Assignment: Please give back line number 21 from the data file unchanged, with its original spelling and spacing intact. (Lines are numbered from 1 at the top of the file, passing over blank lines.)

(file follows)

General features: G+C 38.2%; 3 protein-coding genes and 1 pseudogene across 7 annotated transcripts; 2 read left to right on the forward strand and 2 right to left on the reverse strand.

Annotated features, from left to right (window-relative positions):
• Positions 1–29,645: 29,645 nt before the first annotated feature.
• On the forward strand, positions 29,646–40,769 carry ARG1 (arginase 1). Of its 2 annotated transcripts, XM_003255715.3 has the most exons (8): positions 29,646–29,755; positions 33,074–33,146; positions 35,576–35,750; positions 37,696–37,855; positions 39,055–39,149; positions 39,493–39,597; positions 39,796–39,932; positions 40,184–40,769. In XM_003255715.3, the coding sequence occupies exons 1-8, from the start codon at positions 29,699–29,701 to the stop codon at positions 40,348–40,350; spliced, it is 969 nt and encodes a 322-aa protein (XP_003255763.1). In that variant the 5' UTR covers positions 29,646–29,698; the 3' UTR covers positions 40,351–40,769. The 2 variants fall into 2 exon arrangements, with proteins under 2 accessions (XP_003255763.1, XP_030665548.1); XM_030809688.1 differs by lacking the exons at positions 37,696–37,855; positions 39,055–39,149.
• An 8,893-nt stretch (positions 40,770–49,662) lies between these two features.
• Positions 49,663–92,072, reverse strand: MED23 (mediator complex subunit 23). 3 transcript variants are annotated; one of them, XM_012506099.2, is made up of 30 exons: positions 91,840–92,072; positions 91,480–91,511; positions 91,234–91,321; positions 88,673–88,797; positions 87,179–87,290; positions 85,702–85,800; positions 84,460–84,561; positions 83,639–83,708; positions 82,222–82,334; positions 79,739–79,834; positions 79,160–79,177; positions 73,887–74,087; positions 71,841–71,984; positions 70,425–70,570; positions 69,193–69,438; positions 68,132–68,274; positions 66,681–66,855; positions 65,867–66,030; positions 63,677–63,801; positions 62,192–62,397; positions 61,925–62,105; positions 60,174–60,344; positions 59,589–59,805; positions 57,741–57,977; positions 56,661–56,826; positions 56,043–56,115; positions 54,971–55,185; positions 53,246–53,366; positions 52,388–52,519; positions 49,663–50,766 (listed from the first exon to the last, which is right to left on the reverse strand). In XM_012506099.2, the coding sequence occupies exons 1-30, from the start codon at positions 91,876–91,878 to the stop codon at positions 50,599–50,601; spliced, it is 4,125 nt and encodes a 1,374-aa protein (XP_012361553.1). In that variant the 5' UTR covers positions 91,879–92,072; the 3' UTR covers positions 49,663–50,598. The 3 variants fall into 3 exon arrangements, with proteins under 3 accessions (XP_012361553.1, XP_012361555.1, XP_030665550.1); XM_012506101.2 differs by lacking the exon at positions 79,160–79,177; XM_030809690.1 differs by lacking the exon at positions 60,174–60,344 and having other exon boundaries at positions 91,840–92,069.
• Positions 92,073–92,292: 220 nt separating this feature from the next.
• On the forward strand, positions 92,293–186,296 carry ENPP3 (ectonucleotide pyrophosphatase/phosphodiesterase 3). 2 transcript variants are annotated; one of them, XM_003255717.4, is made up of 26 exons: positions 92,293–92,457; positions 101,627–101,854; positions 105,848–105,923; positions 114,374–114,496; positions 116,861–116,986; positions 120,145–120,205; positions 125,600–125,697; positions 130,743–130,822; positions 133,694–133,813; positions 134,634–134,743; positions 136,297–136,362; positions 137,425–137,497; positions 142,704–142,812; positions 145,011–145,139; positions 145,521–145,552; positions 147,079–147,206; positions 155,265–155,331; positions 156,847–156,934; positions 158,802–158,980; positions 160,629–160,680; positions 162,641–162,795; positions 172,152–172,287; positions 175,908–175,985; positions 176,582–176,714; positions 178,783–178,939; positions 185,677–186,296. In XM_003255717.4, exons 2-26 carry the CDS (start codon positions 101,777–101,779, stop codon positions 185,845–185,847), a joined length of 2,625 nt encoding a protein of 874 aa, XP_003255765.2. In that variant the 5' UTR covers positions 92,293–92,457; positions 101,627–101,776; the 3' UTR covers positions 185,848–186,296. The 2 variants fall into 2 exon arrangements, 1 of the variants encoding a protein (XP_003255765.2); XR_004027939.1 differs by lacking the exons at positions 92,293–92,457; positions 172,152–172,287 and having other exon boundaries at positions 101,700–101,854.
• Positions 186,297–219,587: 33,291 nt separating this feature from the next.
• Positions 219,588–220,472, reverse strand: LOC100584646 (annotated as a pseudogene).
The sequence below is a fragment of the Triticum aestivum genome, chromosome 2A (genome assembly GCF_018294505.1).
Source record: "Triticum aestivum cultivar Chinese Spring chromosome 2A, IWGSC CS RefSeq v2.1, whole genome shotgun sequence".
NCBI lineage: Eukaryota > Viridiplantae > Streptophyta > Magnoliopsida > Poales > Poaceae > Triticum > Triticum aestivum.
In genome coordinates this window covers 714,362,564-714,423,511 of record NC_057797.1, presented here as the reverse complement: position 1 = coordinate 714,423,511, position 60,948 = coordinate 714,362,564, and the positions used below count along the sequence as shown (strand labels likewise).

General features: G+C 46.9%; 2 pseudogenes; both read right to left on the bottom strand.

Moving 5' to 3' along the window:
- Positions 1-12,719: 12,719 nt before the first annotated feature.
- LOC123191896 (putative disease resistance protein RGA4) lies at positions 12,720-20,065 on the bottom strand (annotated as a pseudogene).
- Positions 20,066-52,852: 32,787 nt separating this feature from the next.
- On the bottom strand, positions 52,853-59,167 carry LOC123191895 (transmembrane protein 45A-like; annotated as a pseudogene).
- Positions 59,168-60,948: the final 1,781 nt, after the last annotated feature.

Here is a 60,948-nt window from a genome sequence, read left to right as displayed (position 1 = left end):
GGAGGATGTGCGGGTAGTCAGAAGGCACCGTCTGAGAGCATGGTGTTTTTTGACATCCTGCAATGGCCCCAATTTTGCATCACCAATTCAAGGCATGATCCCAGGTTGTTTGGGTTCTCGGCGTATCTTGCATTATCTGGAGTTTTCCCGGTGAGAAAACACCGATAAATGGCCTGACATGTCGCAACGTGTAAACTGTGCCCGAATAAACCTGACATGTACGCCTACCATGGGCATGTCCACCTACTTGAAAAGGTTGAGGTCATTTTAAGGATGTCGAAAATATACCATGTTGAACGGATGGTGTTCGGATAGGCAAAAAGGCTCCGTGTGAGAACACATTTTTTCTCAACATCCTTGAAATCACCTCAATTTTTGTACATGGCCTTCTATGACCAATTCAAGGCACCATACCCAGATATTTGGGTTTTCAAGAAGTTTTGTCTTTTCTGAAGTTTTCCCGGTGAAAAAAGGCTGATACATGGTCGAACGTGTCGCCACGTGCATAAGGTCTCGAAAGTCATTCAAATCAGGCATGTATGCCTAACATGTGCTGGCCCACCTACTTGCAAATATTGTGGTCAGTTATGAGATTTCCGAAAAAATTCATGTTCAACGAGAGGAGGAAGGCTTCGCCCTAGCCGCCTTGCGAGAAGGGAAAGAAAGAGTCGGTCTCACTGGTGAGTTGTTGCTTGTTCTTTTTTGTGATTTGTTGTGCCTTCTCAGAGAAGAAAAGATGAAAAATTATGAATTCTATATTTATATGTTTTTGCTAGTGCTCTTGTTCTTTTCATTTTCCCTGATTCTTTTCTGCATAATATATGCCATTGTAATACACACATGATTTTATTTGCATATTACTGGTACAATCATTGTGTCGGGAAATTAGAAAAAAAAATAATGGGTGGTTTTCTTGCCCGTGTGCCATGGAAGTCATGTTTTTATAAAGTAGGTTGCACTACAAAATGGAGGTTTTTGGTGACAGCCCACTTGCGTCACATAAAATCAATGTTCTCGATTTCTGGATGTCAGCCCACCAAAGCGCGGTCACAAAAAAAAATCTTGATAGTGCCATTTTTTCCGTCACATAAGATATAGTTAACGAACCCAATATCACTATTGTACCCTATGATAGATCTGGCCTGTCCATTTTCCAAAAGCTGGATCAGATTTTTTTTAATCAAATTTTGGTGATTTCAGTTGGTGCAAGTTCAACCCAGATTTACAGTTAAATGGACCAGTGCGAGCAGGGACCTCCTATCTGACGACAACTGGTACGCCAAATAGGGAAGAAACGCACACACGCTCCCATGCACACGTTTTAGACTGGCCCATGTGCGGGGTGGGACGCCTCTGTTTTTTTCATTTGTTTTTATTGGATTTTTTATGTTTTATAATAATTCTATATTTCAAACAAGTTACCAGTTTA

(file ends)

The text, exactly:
- Positions 59,168-60,948: the final 1,781 nt, after the last annotated feature.